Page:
16.2 Building a Custom Web Site

While the mass-market, pre-canned photo-hosting solutions are a great way for beginners to start sharing their bird photos on the internet, at some point you may decide that you’d really like to have more control over the presentation of your digital portfolio.   For example, you might be very picky about the layout of your digital gallery, in terms of the geometry or background colors of the web page, the way different images in a gallery (or even different galleries) are displayed relative to each other, or even just the resolution and scaling of the full-sized views of individual photos.  Artistically, it’s quite natural to want to control every aspect of the viewing experience enjoyed by your gallery’s visitors, and to the extent that you feel you have a unique and artistically satisfying vision for a given collection of images, it’s worthwhile putting in the effort to realize that vision for the viewer’s benefit.
    Although some photo-hosting sites do allow for some degree of customization of individual photographers’ web pages, you’ll typically have to upgrade to a
premium (i.e., non-free) account in order to take advantage of those options.  In some cases, the range of options for predefined page styles may meet with your satisfaction, and if the associated hosting fee and other considerations (whether practical or artistic) are satisfactory, then you may indeed consider yourself lucky and decide on that particular solution.  Just keep in mind that not all media-hosting sites stay in business indefinitely, and even those that do survive over the long term may impose changes in account-holder agreements and/or limitations that you might eventually find unacceptable.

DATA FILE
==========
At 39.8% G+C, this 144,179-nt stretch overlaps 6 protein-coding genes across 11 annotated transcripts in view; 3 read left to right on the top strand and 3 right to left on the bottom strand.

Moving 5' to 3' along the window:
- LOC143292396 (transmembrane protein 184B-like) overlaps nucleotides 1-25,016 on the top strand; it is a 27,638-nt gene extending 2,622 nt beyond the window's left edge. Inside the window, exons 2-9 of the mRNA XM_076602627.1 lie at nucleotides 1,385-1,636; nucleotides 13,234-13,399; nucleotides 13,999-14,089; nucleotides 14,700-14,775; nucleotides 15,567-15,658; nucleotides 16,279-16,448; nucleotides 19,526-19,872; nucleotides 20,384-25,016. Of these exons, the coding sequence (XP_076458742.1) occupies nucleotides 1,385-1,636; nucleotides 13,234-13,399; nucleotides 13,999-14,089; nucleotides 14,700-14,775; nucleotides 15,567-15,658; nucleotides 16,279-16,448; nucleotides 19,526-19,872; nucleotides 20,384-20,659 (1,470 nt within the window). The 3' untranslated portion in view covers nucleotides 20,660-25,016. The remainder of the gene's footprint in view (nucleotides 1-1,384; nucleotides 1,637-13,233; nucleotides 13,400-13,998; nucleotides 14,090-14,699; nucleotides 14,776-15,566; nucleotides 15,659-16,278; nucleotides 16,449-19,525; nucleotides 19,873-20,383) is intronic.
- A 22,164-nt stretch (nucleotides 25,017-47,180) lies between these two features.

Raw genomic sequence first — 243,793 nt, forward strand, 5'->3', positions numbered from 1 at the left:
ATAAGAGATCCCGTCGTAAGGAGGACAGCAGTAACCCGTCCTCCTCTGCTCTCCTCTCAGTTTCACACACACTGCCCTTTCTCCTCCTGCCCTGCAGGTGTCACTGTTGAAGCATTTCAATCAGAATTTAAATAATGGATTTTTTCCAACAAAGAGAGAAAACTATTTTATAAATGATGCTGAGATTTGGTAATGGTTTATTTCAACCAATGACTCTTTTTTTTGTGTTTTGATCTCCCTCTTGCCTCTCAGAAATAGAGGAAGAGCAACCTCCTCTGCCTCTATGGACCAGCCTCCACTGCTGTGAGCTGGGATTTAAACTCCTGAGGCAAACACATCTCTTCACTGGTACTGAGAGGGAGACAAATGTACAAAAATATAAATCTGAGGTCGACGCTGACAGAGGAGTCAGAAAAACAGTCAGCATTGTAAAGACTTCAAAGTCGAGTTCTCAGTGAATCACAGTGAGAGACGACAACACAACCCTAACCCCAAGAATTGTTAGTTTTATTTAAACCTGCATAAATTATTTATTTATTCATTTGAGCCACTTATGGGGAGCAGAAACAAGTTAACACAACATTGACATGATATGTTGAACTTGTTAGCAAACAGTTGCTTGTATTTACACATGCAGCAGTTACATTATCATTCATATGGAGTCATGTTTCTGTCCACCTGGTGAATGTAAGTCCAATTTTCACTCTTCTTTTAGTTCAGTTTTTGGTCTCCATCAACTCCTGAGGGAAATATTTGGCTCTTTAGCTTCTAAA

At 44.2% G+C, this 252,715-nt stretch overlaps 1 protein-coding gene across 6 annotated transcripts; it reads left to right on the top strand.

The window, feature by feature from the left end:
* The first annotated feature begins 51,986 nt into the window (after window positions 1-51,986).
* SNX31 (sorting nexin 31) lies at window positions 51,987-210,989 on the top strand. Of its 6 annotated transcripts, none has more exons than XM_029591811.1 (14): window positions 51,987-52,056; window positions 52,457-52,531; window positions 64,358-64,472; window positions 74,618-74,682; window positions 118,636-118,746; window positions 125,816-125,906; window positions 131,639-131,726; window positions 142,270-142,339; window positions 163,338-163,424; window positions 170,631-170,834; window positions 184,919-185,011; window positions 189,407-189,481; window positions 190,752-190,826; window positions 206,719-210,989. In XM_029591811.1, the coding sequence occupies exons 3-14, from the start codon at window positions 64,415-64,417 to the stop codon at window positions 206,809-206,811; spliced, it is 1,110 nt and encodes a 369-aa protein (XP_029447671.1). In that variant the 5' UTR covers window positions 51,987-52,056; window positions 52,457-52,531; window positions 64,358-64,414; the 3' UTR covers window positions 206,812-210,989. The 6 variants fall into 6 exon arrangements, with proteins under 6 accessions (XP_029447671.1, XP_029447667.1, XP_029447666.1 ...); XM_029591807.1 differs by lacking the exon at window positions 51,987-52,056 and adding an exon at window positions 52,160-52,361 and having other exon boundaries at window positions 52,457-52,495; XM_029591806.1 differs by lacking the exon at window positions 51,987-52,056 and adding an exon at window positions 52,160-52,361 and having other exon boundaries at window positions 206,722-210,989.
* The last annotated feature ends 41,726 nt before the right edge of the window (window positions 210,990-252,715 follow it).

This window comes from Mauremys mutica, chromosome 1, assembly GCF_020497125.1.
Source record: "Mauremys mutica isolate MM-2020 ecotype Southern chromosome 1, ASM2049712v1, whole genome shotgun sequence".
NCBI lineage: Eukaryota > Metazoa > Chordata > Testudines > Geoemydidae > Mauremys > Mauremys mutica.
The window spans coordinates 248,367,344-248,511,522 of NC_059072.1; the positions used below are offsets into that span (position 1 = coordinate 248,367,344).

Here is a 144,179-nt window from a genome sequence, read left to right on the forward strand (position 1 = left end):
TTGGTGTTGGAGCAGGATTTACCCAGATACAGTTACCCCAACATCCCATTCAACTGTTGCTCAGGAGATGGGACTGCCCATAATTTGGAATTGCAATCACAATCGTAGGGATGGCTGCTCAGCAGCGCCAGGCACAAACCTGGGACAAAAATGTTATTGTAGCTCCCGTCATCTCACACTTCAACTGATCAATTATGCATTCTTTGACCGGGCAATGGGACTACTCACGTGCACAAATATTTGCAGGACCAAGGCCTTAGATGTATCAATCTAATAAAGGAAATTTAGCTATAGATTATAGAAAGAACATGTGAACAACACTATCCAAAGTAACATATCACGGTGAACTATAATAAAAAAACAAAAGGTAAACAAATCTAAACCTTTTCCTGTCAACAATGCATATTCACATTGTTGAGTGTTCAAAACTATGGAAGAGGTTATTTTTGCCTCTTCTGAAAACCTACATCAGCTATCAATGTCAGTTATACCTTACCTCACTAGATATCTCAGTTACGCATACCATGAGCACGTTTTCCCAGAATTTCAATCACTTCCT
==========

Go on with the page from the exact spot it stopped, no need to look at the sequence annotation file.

Fig. 16.2.1 : My personal bird-photography web site.  At the top is the banner
and the web site title; below this is the main menu (largely invisible here). I
constantly thinking of ways to improve the visual appeal of my online gallery. 
With a do-it-yourself web site, you can change the appearance in any way you want.